- The ICEA report suggests public-private partnerships to distribute the costs of setting up a sprawling reverse supply chain, an expensive prospect that envisages collecting devices from users, wiping them clean of personal data, and passing them along for further processing and recycling.
- It also suggests launching an auditable database of materials collected through this process, and creating geographical clusters where these devices come together and are broken apart.
- A key recommendation is to incentivise so-called ‘high yield’ recycling centres. Facilities that recycle are generally not equipped to extract the full potential value of the products they handle, for instance extracting minute but precious amounts of rare earth metals in semiconductors. The IT Ministry launched a scheme to cover 25% of the capital expenditure on such facilities.
- Simply encouraging repair and making products last longer — perhaps by supporting a right to repair by users — is also a policy recommendation that may reduce the environmental burden of electronic waste.
What are the challenges?
- The large informal sector that is hard to track or hold to environmental norms.
- consumers don’t hand devices in for recycling after they stop using them. They are concerned about what may happen to the personal data on their devices if they hand them in for recycling.
- Building recycling plants on a large scale also requires more than the initial capital costs.
- Extracting the full value of electronics is capital intensive, and will require better clustering of materials, and a viable business model. The challenge is to be able to replicate the success of the informal sector in a formalised and reliable way. A shrinking availability of ‘virgin’ components is another challenge.
3 . Model Human embryo in the lab
Context: Scientists have successfully grown a “human embryo” in the lab without using an egg or sperm. They used a mix of stem cells — early cells that have the ability to differentiate into other types of cells — that was able to spontaneously assemble into an embryo-like structure, mimicking molecular characteristics of an early embryo.
How was the embryo model created?
- The scientists have called it one of the most complete models of a 14-day-old human embryo. Several teams have been working on developing these human embryo-like models — around six such models have been published this year itself. None of them fully replicate the processes that happen during the early stages of embryo development, but all of them add to their understanding.
- The researchers from Israel used a mix of stem cells and chemicals, a small portion of which was able to spontaneously assemble to form different types of cells that form the foetus, those that provide nutrients to the foetus, cells that lay out the plan for development of the body, and cells that create structures like placenta and umbilical cord to support the foetus.
- One of the problems that the team faced, however, was that only 1% of this mixture actually assembled spontaneously, making the process not very efficient.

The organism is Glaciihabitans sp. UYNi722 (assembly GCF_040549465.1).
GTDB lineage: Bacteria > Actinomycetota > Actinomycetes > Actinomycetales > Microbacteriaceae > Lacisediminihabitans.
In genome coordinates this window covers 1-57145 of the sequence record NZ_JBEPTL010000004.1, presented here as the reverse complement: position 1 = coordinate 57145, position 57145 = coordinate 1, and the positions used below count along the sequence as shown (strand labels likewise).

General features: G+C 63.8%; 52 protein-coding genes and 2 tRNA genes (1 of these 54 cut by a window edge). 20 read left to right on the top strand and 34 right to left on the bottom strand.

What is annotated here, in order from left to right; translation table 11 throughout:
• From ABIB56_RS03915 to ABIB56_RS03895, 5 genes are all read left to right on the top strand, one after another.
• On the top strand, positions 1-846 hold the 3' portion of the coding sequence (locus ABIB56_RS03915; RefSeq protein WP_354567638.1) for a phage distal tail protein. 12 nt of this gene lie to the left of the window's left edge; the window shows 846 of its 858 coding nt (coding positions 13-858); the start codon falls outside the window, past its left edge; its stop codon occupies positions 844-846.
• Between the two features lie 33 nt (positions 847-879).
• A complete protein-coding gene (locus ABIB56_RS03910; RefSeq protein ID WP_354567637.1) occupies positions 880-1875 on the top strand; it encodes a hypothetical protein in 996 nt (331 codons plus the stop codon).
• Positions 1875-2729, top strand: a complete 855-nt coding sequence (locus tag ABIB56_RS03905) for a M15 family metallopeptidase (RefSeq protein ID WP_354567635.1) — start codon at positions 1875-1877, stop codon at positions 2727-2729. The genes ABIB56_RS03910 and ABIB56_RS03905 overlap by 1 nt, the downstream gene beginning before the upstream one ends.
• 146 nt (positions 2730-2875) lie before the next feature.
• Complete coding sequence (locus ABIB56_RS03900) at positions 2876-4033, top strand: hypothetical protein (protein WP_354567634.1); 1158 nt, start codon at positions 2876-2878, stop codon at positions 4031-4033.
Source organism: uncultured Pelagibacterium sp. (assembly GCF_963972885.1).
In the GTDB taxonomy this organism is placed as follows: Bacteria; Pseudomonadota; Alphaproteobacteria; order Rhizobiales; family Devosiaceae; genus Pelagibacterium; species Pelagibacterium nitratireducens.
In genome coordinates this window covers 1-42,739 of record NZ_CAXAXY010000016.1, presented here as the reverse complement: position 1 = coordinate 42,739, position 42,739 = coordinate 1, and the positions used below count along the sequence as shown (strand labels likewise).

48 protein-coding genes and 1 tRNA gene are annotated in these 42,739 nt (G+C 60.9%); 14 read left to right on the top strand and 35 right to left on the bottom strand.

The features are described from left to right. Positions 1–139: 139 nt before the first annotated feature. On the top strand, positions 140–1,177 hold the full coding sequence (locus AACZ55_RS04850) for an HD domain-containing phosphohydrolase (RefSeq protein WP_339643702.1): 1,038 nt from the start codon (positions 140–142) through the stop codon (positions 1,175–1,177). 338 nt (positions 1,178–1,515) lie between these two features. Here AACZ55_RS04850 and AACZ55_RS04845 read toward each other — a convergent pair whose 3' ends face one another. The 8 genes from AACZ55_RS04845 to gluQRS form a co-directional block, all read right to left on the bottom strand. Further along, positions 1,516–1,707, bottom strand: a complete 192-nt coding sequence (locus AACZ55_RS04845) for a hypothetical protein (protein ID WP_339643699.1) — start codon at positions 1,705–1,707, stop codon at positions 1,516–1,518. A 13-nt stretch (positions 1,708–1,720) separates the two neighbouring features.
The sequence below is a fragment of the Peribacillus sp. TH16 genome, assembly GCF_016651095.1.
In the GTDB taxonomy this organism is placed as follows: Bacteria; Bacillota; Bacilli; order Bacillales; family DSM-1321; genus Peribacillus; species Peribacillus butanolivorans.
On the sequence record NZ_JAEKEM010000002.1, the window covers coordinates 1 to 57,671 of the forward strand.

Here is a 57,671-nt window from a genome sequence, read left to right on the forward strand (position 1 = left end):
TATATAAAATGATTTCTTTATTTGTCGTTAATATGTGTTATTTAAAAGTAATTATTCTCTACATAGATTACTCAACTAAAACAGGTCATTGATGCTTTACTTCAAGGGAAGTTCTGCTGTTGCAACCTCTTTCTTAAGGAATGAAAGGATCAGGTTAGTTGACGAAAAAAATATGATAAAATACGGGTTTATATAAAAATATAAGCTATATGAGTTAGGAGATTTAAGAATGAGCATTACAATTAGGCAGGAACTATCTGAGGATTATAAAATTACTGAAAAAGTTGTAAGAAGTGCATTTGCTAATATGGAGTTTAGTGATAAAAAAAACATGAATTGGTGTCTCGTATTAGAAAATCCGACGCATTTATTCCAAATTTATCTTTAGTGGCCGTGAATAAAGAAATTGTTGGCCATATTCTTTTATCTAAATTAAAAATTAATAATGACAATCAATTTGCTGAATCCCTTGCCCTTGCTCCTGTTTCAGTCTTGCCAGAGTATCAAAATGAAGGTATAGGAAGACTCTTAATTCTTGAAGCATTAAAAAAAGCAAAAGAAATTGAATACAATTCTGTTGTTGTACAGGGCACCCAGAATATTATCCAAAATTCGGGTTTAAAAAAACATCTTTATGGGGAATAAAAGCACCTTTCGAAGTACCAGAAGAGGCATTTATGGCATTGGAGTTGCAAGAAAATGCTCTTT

Why are embryo models and research important?
- There is no way for scientists to ethically research the early stages of development of an embryo, as it is difficult to study it after it implants in the uterus.
- Scientists currently study these initial changes in various lab models or donated embryos.
- This research is crucial because the initial days of embryo development is when the majority of miscarriages and birth defects occur. Studying the initial stages may help understand genetic and inherited diseases better.
- The understanding of why some embryos develop normally, retain the proper genetic code, and implant properly in the womb while others do not, may also help in improving success rates of in vitro fertilisation.
- these embryo-like models can allow scientists to understand the genetic, epigenetic and environmental effects on a developing embryo.
Can lab-grown embryos be used to get pregnant?
- No. These models are meant to just study the early stages of development of a foetus.
- It is generally accepted — and legally supported in most countries — that these embryo models will be destroyed after studying the first 14 days. Attempts to implant are not allowed.
- Also, creating a lab-based model that mimics the properties of early embryos is still far from an actual embryo that can implant to the lining of the womb.
Why is there a 14-day limit on embryo research?
- The limit was first proposed by a committee in the UK in 1979 after the birth of the first test tube baby Louise Brown demonstrated that embryos could be kept alive in laboratories.
- The 14-day period is equivalent to when embryos naturally finish implantation. It is also when cells start becoming an “individual”, and breaking off into a twin is not possible.
- The ethical considerations become different when it is a clump of cells and when it becomes an individual, often related to what is referred to as the Primitive Streak. While the models are not human embryos, they come very close to it.
- Primitive Streak is a linear structure that appears in the embryo that marks its transition from having a radial symmetry (like an egg) to the bilateral symmetry of our bodies (marked by left and right hands and legs).
What have these models shown about the early stages of development?
- Models such as the one developed by the team from Israel have helped scientists understand why sometimes errors arise when the DNA is duplicated, why sometimes one of the daughter cells receives too many or too few chromosomes.